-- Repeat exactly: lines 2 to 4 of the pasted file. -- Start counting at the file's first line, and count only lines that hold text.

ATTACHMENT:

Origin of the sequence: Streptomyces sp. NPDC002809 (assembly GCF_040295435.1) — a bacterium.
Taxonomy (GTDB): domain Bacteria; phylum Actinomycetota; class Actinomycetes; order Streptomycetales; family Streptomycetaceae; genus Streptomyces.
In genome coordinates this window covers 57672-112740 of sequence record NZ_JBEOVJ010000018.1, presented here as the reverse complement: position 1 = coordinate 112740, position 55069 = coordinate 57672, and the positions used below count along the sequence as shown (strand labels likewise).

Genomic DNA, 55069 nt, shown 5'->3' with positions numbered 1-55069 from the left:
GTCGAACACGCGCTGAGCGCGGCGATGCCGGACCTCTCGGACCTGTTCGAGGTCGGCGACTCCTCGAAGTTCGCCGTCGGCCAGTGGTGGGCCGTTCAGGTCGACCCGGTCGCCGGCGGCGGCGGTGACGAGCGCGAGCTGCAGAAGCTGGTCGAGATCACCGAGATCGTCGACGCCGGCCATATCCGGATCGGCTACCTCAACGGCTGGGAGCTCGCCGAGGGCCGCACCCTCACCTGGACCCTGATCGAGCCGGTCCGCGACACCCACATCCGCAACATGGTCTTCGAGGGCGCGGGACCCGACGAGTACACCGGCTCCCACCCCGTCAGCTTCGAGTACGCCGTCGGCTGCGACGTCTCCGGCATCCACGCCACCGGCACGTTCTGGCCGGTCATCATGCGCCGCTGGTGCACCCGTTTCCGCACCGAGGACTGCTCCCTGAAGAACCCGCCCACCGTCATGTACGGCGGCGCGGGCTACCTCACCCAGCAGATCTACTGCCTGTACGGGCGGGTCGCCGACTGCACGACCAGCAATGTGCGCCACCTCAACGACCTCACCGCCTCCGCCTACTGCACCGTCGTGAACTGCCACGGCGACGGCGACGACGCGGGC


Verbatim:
Taxonomy (GTDB): domain Bacteria; phylum Actinomycetota; class Actinomycetes; order Streptomycetales; family Streptomycetaceae; genus Streptomyces.
In genome coordinates this window covers 57672-112740 of sequence record NZ_JBEOVJ010000018.1, presented here as the reverse complement: position 1 = coordinate 112740, position 55069 = coordinate 57672, and the positions used below count along the sequence as shown (strand labels likewise).

Genomic DNA, 55069 nt, shown 5'->3' with positions numbered 1-55069 from the left: